I do not know why the white boards were a catalyst for what I saw. A “phosphene” is the experiencing of light in the visual field despite the absence of light entering the eye. There is a type of phosphene called the “blue field entoptic phenomenon” wherein a viewer staring into the blue sky sees translucent shapes moving in the visual field. Perhaps the marker boards created a similar backdrop for me. And in front of them, surrounding the droning teachers, whose words I only intermittently discerned, was a laser-show of translucent rainbow-light swirling and spindling, concentrated around the head and torso, and emanating from a thin, clear-white silhouette that surrounded the teachers’ bodies. Attached to these concentrations were tendrils and filaments of the same luminescence that radiated in all directions, flickering and flowing in a endless network that connected to myself and all of the others around me. These visions were certainly not limited to the classrooms of my high school–I saw them everywhere–but only keenly in certain environments and with the relaxed gaze that accompanied my public-education malaise.

Eventually, however, with no language or cultural context for this experience, and with an daily numbness and depression that increased throughout high school and college, my awareness of these “phosphenes” faded into my subconsciousness.

Children stride,
as their imaginations run;
I swear there must be power there!
Let them look
into the sun.

I was twenty-one, a college drop-out searching for a rebirth of purpose, and I sat by a large fire in the forest at night, two creeks flowing past, my face between my knees, as I waited for the sweat lodge to begin. The man who tended the fire, though I like him, would not shut up. He blathered on for hours as the rocks were heated, about porn addiction and recovery, the BTUs of different woods, the oxygen content of an exhaled breathe, service to his community, music, and then he said something that struck me. I don’t know where its context in the conversation lay, but suddenly he spoke of the story we tell our children–that to look into the sun is dangerous for the eyes, that the retina can be burned, and eyesight damaged. He said that this narrative had been created, like so many others, by the rulers of society to hide the truth from common folk about a sacred connection, an awareness that could empower a seeker to question the constructs that justify their rule. I had never heard such an obscure idea. It was as if the repressed voice of a paradigm that I wished to exist had forced its way through the stream of banality that the dominant culture vomited from this man’s oratory orifice.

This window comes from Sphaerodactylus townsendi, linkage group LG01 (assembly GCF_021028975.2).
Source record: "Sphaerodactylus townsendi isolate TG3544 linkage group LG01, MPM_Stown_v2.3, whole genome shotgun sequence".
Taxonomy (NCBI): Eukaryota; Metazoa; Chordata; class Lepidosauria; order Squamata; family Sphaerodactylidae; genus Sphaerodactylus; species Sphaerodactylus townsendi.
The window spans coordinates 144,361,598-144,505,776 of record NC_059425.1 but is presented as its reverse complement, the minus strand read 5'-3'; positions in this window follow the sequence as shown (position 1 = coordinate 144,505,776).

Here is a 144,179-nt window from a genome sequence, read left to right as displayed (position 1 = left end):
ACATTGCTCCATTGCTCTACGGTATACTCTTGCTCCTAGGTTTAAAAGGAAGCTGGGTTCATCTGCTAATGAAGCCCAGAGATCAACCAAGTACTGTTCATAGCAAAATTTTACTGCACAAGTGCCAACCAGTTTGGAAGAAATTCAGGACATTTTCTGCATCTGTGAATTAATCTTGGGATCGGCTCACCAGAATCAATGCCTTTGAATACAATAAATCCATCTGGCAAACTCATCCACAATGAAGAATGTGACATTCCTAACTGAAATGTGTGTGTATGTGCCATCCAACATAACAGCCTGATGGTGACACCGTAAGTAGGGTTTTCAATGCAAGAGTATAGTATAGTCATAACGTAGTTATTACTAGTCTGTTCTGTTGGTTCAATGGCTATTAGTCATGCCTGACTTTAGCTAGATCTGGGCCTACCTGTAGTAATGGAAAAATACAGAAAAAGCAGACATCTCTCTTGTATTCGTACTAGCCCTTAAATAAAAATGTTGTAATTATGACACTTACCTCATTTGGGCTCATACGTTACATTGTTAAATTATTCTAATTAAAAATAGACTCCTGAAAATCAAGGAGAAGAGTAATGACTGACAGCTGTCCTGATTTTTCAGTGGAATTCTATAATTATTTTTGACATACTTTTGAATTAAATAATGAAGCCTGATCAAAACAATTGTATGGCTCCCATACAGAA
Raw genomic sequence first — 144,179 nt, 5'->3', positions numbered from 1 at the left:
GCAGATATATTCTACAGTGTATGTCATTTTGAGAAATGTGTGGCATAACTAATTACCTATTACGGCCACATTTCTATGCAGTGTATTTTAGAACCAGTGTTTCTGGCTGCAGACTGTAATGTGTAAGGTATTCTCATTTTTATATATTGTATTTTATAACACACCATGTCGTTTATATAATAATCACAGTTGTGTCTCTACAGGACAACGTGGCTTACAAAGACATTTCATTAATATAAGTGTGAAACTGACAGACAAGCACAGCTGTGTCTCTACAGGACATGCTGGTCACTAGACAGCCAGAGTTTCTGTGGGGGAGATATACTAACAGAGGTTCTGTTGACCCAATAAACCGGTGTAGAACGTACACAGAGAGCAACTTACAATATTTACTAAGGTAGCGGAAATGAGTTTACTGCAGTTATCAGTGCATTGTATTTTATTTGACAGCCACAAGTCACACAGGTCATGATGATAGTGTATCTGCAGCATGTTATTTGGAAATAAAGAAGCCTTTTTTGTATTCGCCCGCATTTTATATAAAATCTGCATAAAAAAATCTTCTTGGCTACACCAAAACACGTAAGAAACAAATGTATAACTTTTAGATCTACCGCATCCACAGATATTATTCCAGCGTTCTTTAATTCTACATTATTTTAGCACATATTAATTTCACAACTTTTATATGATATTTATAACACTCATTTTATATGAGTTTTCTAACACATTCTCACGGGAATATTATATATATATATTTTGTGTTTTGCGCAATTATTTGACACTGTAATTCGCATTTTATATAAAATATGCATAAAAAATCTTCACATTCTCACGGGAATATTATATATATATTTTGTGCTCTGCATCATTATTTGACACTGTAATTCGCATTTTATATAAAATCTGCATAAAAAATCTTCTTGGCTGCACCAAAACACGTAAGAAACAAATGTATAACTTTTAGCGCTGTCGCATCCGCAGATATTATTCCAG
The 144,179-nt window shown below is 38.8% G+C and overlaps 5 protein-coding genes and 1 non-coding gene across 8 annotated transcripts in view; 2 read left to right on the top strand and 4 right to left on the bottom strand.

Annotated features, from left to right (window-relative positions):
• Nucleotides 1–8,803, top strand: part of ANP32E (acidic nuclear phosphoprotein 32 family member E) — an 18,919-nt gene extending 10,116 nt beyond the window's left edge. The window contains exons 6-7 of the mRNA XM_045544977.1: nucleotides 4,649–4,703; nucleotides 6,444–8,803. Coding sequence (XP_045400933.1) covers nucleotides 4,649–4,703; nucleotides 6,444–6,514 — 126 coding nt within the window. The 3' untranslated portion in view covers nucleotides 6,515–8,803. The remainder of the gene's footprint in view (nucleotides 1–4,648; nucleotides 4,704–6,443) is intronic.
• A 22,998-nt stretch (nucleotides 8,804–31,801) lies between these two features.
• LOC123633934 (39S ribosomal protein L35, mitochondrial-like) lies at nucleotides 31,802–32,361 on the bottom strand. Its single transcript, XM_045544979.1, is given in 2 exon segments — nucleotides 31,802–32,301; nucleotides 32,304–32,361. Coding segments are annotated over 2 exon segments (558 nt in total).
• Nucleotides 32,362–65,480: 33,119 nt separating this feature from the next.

Every droplet of water
caught the sunlight
and sent prism-rays skimming
across the surface of the pool…

I could not shake the meme from my mind. Often, in those days, I walked along a creek on the edge of the neighborhood where I grew up, a small swath of wildness embedded in suburbia, to seek solace from the burden of guilt I felt as I became increasingly aware of the violence, repression, and destructiveness at the root of the culture of my upbringing. Copper, my beloved dog, was the only friend who shared these walks, and he seemed to understand my pain better than any human could. Once, he and I sat on a small footbridge above the water, on a day when sunbeams glanced intermittently between grey clouds. I stared at the flashes of brilliance from our day-star that painted the tip of each tiny crest in the restless water. And suddenly, then, my impression of the interplay between water and sunlight was reversed, and where before I had seen reflections, now I saw living glints of star-fire that shot skyward from each ripple–not reflections but bursts of active energy. I shifted my vision from a narrow focus to a wider field that encompassed my periphery and I took in as many thousands of the dancing lights as I could. Copper sat next to me calmly, as he would many other times during ecstatic moments of spiritual clarity, aware of my experience, and nonjudgmental.

He could have burned my iris
and branded my retina,
but instead Ra lent me
his looking glass.

So many times now, I have stared into the sunlight, like Sitting Bull at the sun dance, and my vision has been changed. But vision is not just eyesight, and the things that I have seen with these eyes that borrow star-fire are unavailable to the mind’s eye that refuses to acknowledge the sacredness of the living world. I am no longer the youth, deluded by the mythological pantheon of the West, longing for a world full of magic. I have spoken with plants, seen spirits in the moonlight, conversed with the dead, and traversed the void. And I have ascertained information in ways deemed impossible by most, and I have begun to craft a life-way and a worldview that utilizes such information to maintain balance within the world. In this cultural void there is a treasure map that leads to a chest wedged into the roots of the Tree of Life. And in this chest there are gems more brilliant than those gilded on the rings of the rulers of the world, and they are reverence, humility, patience, compassion, generosity, courage, and kindness. Melech ha’olam


One response to “The hunter

  1. Pingback: The hunter | Adventure Journal

Leave a Reply

Fill in your details below or click an icon to log in: Logo

You are commenting using your account. Log Out /  Change )

Google+ photo

You are commenting using your Google+ account. Log Out /  Change )

Twitter picture

You are commenting using your Twitter account. Log Out /  Change )

Facebook photo

You are commenting using your Facebook account. Log Out /  Change )


Connecting to %s